An ongoing series of experiments to inform the Department of Defense’s development of an interoperable data sharing network is bringing together industry partners and U.S. allies to help identify the benefits and challenges of using emerging technologies, one of the leaders of the Pentagon’s Chief Digital and Artificial Intelligence Office — or CDAO — said during an event hosted by the Center for Strategic and International Studies think tank on Friday.
Margie Palmieri, deputy chief digital and artificial intelligence officer, noted that CDAO is working with the military branches to help streamline the implementation of the Pentagon’s Joint All-Domain Command and Control — or JADC2 — strategy, which is designed to enhance tactical decision making across air, cyberspace, land and sea domains.
Palmieri said that CDAO has been particularly focused on the data component of the strategy, including the interoperability and exchange of data.
“We’re trying to think through, ‘how can we democratize data access?’” Palmieri said, adding that part of this work includes considering how DOD can have industry partners “develop on top of government data to support a wide variety of users for their specific applications.”
Earlier this year, Palmieri said CDAO relaunched a series of experiments initially created by U.S. Northern Command “to really test data and analytics in support of decision making.” She noted that the four initial experiments — known as Global Information Dominance Experiments, or GIDE — ran about every 90 days and were “very quick and iterative, with industry bringing new capability at each increment to see if it helped with their workflows.”
“Each GIDE that we do manufacturers a crisis,” Palmieri said, adding that the experiment looks to see if partners in government, industry and policy can come together and solve the scenario. But the main focus, she said, is to use GIDE “as a true learning opportunity.”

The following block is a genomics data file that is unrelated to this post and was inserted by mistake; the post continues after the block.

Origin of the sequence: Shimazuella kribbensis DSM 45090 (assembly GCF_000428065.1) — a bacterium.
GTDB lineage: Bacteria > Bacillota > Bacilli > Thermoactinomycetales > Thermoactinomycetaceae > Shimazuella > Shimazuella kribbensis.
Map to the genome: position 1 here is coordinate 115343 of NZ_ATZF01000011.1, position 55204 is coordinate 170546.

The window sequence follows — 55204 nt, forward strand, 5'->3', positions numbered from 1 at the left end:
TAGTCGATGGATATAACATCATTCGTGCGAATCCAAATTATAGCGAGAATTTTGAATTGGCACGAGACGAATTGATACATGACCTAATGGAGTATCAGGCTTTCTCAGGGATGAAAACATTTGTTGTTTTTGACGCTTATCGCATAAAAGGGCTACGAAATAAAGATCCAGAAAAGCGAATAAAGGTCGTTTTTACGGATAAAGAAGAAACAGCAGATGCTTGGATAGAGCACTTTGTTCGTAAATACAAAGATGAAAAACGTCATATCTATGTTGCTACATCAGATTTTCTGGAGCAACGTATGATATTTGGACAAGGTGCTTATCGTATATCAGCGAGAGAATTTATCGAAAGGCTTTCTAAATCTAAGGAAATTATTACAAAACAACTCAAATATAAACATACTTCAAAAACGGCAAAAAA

“We don’t white card; we want to fail,” Palmieri said. “And we want to identify what that barrier looks like.”
CDAO is currently conducting the sixth iteration of GIDE, which Palmieri said would likely be completed within the next two weeks. During an event hosted by the RAND Corporation earlier this month, Palmieri noted that the current GIDE series has also tested out approximately five different generative AI models.
The sixth GIDE iteration has also seen successes that will help chart the implementation of the Pentagon’s JADC2 strategy moving forward. During an eight-week period across June and July, Palmieri said that GIDE participants were able to make 70% of the tested data connections occur.
“Capabilities we brought are going to continue to be operational in the future,” she added. “And so once you make that data connection into an existing software system, you’ve made that software system much better. And you don’t have to do that again or operationalize that.”
Palmieri noted that representatives from U.S. allies — including Australia, Canada and the United Kingdom — also participated in the sixth GIDE iteration “to understand what the barriers are” when it comes to boosting data interoperability through the use of new systems and technologies.
“One of the biggest challenges for us has been our own data, and how we tag our own data for them to be able to see and for us to share,” she added.
Palmieri said the seventh GIDE iteration — scheduled to begin in September — will partner with the Joint Staff’s Bold Quest event, “where they bring in different allies and partners at a more tactical level.”